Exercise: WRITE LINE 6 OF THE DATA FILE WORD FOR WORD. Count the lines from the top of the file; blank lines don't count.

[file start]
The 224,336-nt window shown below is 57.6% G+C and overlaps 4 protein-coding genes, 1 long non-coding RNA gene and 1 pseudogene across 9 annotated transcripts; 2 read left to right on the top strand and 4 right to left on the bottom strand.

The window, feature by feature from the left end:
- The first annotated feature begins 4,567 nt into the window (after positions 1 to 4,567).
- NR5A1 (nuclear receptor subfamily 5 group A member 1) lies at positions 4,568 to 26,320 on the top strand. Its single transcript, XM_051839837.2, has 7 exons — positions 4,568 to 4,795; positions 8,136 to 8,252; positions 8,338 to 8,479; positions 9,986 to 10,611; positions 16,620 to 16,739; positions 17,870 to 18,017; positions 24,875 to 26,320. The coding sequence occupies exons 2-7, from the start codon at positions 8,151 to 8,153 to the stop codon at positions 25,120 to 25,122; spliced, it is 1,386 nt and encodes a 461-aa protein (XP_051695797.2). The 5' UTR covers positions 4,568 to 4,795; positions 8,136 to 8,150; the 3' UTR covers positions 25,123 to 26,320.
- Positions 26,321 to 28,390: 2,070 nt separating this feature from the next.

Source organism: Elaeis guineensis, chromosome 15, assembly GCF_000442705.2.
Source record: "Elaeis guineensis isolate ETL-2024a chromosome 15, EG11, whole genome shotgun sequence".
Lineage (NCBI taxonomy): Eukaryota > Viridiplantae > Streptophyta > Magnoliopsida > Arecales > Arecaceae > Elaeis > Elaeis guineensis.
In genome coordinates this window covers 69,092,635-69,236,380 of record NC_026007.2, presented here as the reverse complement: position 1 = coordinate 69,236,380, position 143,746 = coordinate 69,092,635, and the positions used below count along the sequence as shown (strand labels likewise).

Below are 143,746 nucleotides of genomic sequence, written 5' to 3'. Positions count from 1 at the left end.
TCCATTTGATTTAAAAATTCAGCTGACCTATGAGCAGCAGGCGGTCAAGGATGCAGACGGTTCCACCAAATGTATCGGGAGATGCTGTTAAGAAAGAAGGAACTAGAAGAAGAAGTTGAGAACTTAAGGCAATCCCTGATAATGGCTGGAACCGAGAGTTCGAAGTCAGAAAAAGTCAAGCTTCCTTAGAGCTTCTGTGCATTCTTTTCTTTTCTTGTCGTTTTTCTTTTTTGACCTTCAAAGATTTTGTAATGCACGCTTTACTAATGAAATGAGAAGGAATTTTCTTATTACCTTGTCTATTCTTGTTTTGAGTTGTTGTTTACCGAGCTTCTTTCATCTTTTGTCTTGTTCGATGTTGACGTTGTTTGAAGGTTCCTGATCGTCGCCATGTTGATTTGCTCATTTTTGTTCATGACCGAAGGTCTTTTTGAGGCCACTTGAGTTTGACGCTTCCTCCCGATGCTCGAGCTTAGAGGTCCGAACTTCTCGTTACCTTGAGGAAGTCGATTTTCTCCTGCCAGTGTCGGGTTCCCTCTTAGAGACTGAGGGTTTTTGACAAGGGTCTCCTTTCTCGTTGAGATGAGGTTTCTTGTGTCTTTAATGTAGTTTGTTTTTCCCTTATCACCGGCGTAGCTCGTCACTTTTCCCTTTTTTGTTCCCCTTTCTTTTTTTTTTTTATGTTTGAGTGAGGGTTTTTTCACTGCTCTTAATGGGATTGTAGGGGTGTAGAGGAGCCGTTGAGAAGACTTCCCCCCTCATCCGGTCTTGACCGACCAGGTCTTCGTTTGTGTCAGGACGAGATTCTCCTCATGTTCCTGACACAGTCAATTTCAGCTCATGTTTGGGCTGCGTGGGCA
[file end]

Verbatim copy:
Source organism: Elaeis guineensis, chromosome 15, assembly GCF_000442705.2.